Jackie Robinson Bio
Jack Roosevelt Robinson was an American professional baseball player who became the first African American to play in Major League Baseball in the modern era. Robinson broke the baseball color line when the Brooklyn Dodgers started him at first base on April 15, 1947.
|Jackie Robinson Quick Biography|
|Born||He was born on 31 January 1919|
|Died||October 24, 1972, North Stamford, Connecticut, United States|
|Spouse||Rachel Robinson (m. 1946–1972)|
The University of California, Los Angeles (1939–1941),
|Children||Sharon Robinson, Jackie Robinson Jr., David Robinson|
|Net Worth||Update Soon|
Robinson was born on January 31, 1919, into a family of sharecroppers in Cairo, Georgia. He was the youngest of five children born to Mallie (McGriff) and Jerry Robinson, after siblings Edgar, Frank, Matthew (nicknamed “Mack”), and Willa Mae.
His middle name was in honor of former President Theodore Roosevelt, who died 25 days before Robinson was born. After Robinson’s father left the family in 1920, they moved to Pasadena, California.
The extended Robinson family established itself on a residential plot containing two small houses at 121 Pepper Street in Pasadena. Robinson’s mother worked various odd jobs to support the family.
Growing up in relative poverty in an otherwise affluent community, Robinson and his minority friends were excluded from many recreational opportunities. As a result, Robinson joined a neighborhood gang, but his friend Carl Anderson persuaded him to abandon it.
Awards and recognition
According to a poll conducted in 1947, Robinson was the second most popular man in the country, behind Bing Crosby. In 1999, he was named by Time on its list of the 100 most influential people of the 20th century.
Also in 1999, he ranked number 44 on the Sporting News list of Baseball’s 100 Greatest Players and was elected to the Major League Baseball All-Century Team as the top vote-getter among second basemen.
Baseball writer Bill James, in The New Bill James Historical Baseball Abstract, ranked Robinson as the 32nd greatest player of all time strictly on the basis of his performance on the field, noting that he was one of the top players in the league throughout his career. Robinson was among the 25 charter members of UCLA’s Athletics Hall of Fame in 1984. In 2002, Molefi Kete Asante included Robinson on his list of 100 Greatest African Americans.
Robinson has also been honored by the United States Postal Service on three separate postage stamps, in 1982, 1999, and 2000.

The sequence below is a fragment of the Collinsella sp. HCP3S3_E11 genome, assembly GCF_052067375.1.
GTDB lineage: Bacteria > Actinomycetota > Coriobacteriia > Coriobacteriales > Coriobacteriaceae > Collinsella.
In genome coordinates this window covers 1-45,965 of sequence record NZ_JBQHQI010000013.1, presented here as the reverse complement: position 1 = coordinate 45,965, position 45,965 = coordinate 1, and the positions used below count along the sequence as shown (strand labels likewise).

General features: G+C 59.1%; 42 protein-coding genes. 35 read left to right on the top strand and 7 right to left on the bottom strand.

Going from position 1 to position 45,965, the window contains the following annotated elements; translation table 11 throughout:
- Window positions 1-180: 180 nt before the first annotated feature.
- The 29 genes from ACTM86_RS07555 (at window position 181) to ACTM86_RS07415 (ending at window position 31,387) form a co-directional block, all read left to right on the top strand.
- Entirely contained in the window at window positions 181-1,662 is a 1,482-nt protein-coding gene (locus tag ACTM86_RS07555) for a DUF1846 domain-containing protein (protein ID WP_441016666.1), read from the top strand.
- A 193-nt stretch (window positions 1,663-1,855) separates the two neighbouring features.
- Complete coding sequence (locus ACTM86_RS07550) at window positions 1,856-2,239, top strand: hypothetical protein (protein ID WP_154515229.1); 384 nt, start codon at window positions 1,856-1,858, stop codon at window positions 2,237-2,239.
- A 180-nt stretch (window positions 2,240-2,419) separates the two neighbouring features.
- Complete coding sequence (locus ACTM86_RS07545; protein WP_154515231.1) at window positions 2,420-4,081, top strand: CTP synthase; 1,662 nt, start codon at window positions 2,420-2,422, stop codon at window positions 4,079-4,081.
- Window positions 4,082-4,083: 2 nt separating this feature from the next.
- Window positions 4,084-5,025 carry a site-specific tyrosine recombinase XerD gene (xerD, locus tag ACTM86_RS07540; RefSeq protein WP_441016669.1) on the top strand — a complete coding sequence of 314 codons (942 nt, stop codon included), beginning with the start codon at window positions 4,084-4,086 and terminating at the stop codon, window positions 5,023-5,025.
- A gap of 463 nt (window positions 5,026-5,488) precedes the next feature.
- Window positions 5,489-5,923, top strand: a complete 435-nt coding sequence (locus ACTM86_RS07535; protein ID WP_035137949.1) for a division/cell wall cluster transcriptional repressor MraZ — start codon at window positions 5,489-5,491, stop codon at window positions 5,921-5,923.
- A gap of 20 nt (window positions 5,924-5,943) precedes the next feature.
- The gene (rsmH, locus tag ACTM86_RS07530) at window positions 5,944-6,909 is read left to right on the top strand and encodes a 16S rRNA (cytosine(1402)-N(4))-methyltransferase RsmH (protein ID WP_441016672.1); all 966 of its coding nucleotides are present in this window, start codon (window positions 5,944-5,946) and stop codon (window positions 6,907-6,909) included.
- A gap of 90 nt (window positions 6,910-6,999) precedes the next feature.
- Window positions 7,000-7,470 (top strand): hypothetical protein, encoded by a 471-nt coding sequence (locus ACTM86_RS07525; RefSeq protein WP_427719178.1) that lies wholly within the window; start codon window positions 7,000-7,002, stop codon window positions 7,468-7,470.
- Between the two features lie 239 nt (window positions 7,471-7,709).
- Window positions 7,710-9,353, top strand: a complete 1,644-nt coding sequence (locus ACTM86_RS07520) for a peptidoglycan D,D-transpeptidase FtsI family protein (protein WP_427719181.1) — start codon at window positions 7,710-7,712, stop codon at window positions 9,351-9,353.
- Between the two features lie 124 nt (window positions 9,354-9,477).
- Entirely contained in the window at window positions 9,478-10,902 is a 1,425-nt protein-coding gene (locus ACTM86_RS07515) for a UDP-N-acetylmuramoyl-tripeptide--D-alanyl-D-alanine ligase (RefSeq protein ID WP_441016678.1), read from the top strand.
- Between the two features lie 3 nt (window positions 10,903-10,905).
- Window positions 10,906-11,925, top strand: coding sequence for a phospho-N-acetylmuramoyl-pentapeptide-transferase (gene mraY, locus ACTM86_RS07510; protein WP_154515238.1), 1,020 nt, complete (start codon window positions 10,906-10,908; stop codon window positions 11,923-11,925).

The City of Pasadena has recognized Robinson in several ways. Brookside Park, situated next to the Rose Bowl, features a baseball diamond and stadium named Jackie Robinson Field.
The city’s Human Services Department operates the Jackie Robinson Center, a community outreach center that provides health services.
In 1997, a $325,000 bronze sculpture (equal to $507,240 today) by artists Ralph Helmick, Stu Schecter, and John Outterbridge depicting oversized nine-foot busts of Robinson and his brother Mack was erected at Garfield Avenue, across from the main entrance of Pasadena City Hall; a granite footprint lists multiple donors to the commission project, which was organized by the Robinson Memorial Foundation and supported by members of the Robinson family.
Family life and death
After Robinson’s retirement from baseball, his wife Rachel Robinson pursued a career in academic nursing. She became an assistant professor at the Yale School of Nursing and director of nursing at the Connecticut Mental Health Center.
She also served on the board of the Freedom National Bank until it closed in 1990. She and Jackie had three children: Jackie Robinson Jr. (1946–1971), Sharon Robinson (b. 1950), and David Robinson (b. 1952).
Robinson’s eldest son, Jackie Robinson Jr., had emotional trouble during his childhood and entered special education at an early age. He enrolled in the Army in search of a disciplined environment, served in the Vietnam War, and was wounded in action on November 19, 1965.
After his discharge, he struggled with drug problems. Robinson Jr. eventually completed the treatment program at Daytop Village in Seymour, Connecticut, and became a counselor at the institution. On June 17, 1971, he was killed in an automobile accident at age 24. The experience with his son’s drug addiction turned Robinson Sr. into an avid anti-drug crusader toward the end of his life.